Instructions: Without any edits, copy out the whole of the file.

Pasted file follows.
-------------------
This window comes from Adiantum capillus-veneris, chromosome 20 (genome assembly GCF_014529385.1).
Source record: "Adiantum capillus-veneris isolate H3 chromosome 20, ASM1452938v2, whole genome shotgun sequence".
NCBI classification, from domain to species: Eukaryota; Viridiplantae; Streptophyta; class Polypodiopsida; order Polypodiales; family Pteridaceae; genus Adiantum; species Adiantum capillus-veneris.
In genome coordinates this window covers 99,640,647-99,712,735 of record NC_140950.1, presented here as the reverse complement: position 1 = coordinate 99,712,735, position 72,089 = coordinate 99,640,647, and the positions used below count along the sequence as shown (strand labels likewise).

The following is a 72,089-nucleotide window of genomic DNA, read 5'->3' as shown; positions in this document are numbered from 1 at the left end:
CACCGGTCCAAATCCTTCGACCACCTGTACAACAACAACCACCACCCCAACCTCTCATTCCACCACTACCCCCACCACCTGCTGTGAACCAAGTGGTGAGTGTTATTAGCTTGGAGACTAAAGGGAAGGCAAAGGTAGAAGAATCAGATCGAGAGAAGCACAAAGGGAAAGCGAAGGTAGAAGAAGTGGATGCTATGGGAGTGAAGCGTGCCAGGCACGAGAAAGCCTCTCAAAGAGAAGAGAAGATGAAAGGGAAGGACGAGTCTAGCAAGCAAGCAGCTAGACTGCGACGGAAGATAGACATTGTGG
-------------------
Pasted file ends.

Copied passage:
This window comes from Adiantum capillus-veneris, chromosome 20 (genome assembly GCF_014529385.1).
Source record: "Adiantum capillus-veneris isolate H3 chromosome 20, ASM1452938v2, whole genome shotgun sequence".
NCBI classification, from domain to species: Eukaryota; Viridiplantae; Streptophyta; class Polypodiopsida; order Polypodiales; family Pteridaceae; genus Adiantum; species Adiantum capillus-veneris.
In genome coordinates this window covers 99,640,647-99,712,735 of record NC_140950.1, presented here as the reverse complement: position 1 = coordinate 99,712,735, position 72,089 = coordinate 99,640,647, and the positions used below count along the sequence as shown (strand labels likewise).

The following is a 72,089-nucleotide window of genomic DNA, read 5'->3' as shown; positions in this document are numbered from 1 at the left end:
CACCGGTCCAAATCCTTCGACCACCTGTACAACAACAACCACCACCCCAACCTCTCATTCCACCACTACCCCCACCACCTGCTGTGAACCAAGTGGTGAGTGTTATTAGCTTGGAGACTAAAGGGAAGGCAAAGGTAGAAGAATCAGATCGAGAGAAGCACAAAGGGAAAGCGAAGGTAGAAGAAGTGGATGCTATGGGAGTGAAGCGTGCCAGGCACGAGAAAGCCTCTCAAAGAGAAGAGAAGATGAAAGGGAAGGACGAGTCTAGCAAGCAAGCAGCTAGACTGCGACGGAAGATAGACATTGTGG